The goal of I.V. conscious sedation/ analgesia is to help you feel relaxed and to be comfortable during the procedure.
You will not be “knocked out” or asleep. As the name implies, you will be conscious and able to talk to the nurse or physician. You may notice that your speech is slurred however, this does not occur in all patients. You should feel relaxed and at ease. You may not remember any parts of the conversation or the procedure.
You will be able to breathe and swallow without assistance. You will be able to respond to the requests/instructions of the nurse or physician.
Please notify the physician immediately if you have ever had problems with sedation in the past.
Preparing for I.V. Conscious Sedation/Analgesia
If you are having I.V. Conscious Sedation, you must make prior arrangements to have a responsible adult take you home and stay with you. If you do not have a driver, we will be unable to administer I.V. Sedation to you.
You should not have anything to eat or drink six (6) hours prior to the procedure. If your usual medications include medications for conditions such as high blood pressure, heart problems, etc. you should take these medications with a small sip of water. If you have questions about taking medications, please ask to a nurse for further guidance.
During the Procedure
When you arrive at the facility, a nurse will ask you questions about your medical history, medications, allergies, and prior experiences with I.V. Conscious Sedation.
An IV will be started and remain in place until you are ready for discharge. The nurse will administer sedating medication through the IV.
During the procedure you will receive supplemental oxygen through a nasal cannula as a safety precaution. You will be connected to monitoring equipment to ensure that your heart rate and rhythm, blood pressure and oxygen content remain stable.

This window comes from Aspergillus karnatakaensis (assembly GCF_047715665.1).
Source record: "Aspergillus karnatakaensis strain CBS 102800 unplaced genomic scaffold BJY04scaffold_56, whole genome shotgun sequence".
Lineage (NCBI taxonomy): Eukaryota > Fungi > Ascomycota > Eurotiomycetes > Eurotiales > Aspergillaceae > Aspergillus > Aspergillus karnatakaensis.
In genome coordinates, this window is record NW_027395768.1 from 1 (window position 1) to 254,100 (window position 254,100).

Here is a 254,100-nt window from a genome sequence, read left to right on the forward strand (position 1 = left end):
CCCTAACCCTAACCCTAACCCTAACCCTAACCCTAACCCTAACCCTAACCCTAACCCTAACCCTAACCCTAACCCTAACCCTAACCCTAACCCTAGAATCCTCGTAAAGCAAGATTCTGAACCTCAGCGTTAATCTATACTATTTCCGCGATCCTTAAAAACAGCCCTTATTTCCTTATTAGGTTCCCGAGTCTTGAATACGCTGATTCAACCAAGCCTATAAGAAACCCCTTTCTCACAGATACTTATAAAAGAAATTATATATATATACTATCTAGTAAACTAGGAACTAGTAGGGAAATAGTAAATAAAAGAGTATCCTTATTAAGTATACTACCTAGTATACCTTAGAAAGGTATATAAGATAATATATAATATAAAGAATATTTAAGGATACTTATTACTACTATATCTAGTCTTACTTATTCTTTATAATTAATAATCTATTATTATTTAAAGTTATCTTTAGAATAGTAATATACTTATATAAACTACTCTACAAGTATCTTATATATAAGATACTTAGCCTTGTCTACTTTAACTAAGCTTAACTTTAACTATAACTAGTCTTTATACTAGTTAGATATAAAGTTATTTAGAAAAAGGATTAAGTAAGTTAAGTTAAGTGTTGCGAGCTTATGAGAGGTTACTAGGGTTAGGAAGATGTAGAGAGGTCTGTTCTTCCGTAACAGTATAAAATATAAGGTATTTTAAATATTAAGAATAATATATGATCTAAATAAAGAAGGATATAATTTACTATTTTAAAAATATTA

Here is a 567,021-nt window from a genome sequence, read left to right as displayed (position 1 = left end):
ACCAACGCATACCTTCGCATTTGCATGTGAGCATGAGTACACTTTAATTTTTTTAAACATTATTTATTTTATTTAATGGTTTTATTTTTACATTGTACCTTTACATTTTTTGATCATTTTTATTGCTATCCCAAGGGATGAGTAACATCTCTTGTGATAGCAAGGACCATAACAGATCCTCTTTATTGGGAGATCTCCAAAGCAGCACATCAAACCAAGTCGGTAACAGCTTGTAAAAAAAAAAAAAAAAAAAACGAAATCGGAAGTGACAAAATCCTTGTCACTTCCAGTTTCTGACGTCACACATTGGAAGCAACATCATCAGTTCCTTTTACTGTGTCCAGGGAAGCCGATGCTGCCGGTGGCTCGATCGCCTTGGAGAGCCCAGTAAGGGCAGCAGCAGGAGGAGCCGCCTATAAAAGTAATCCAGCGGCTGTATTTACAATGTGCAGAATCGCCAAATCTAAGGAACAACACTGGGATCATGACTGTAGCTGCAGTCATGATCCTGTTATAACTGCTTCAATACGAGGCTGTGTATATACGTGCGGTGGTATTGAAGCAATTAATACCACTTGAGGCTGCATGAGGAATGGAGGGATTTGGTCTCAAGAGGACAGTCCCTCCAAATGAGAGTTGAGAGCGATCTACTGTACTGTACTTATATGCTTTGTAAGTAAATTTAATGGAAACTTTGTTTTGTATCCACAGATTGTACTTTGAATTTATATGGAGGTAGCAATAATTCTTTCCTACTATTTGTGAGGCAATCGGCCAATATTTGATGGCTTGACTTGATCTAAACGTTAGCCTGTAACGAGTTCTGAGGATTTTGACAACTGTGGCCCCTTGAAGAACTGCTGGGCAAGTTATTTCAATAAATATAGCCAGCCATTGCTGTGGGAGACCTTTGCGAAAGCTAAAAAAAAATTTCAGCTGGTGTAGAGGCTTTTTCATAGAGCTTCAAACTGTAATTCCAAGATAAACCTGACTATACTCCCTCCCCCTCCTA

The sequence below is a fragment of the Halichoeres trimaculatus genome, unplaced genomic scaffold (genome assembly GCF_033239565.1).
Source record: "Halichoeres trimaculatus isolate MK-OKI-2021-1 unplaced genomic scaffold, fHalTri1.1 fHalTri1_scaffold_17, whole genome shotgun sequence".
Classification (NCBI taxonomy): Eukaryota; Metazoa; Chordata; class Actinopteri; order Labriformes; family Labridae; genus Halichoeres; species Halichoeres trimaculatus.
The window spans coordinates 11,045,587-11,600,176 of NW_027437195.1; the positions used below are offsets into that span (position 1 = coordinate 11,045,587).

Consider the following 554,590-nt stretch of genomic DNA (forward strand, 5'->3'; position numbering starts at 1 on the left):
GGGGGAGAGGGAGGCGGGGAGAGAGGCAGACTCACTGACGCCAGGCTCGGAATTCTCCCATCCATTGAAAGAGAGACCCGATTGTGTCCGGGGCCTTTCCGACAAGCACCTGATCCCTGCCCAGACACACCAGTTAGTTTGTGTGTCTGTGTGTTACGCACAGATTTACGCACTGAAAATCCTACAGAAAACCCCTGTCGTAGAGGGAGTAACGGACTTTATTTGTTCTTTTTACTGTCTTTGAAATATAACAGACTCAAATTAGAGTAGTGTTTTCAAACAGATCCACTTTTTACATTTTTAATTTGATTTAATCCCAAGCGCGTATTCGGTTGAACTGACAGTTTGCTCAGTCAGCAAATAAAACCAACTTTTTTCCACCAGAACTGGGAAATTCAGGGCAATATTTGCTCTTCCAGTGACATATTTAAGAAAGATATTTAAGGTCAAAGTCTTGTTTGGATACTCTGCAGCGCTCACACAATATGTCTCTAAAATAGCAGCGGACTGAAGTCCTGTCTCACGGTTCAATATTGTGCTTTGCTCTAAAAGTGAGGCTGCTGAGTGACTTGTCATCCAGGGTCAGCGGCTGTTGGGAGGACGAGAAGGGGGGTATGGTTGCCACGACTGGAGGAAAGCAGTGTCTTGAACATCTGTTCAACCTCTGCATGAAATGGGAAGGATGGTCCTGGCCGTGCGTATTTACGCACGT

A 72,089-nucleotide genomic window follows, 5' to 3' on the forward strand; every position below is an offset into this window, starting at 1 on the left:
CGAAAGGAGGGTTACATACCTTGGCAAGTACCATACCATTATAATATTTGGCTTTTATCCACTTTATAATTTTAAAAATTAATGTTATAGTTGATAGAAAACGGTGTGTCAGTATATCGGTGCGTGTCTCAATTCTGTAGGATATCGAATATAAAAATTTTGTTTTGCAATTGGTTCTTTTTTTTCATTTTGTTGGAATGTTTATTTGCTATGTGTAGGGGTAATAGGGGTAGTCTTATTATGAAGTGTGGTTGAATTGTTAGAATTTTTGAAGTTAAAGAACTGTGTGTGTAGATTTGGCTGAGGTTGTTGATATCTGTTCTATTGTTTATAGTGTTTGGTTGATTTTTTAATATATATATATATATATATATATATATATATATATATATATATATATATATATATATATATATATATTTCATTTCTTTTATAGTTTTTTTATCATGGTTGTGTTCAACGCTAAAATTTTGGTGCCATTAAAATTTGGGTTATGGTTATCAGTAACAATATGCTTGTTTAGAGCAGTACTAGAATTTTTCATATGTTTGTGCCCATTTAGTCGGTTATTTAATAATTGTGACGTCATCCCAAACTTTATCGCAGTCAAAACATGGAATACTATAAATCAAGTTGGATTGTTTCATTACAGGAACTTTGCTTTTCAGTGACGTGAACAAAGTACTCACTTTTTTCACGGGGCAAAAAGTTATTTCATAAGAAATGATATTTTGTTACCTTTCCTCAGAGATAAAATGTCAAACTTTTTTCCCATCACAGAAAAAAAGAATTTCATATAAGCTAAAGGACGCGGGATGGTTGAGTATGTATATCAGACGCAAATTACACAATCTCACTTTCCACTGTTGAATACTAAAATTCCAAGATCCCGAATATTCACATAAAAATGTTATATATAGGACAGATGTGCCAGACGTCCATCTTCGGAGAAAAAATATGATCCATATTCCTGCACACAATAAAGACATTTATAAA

A nurse will be with you the entire time to administer medication, assist you and to ensure your comfort and well being. Please feel free to ask the nurse for any assistance.
After the Procedure
You will need to remain a minimum of one hour after the last dose of sedating medication.
While you are recovering, the nurse will continue to monitor your heart rate, blood pressure and oxygen level.
When your driver arrives, the driver will receive discharge instructions and must sign that he/she understands the instructions.
For twelve (12) hours after sedation, you should not:
- Operate machinery
- Take charge of another individual
- Sign important papers or make important decisions
- Consume alcoholic beverages
Possible Side Effects
- A very small number of patients experience mild nausea. This should not persist. If the nausea persists, please notify your physician.
- If you experience redness or swelling at the IV site, please apply warm moist soaks to the area. If this does not relieve the redness or swelling, please notify your physician.
If you are planning on receiving sedation:
- You must have a driver.
- You cannot have anything to eat or drink within 6 hours of the planned procedure.
This is for your safety!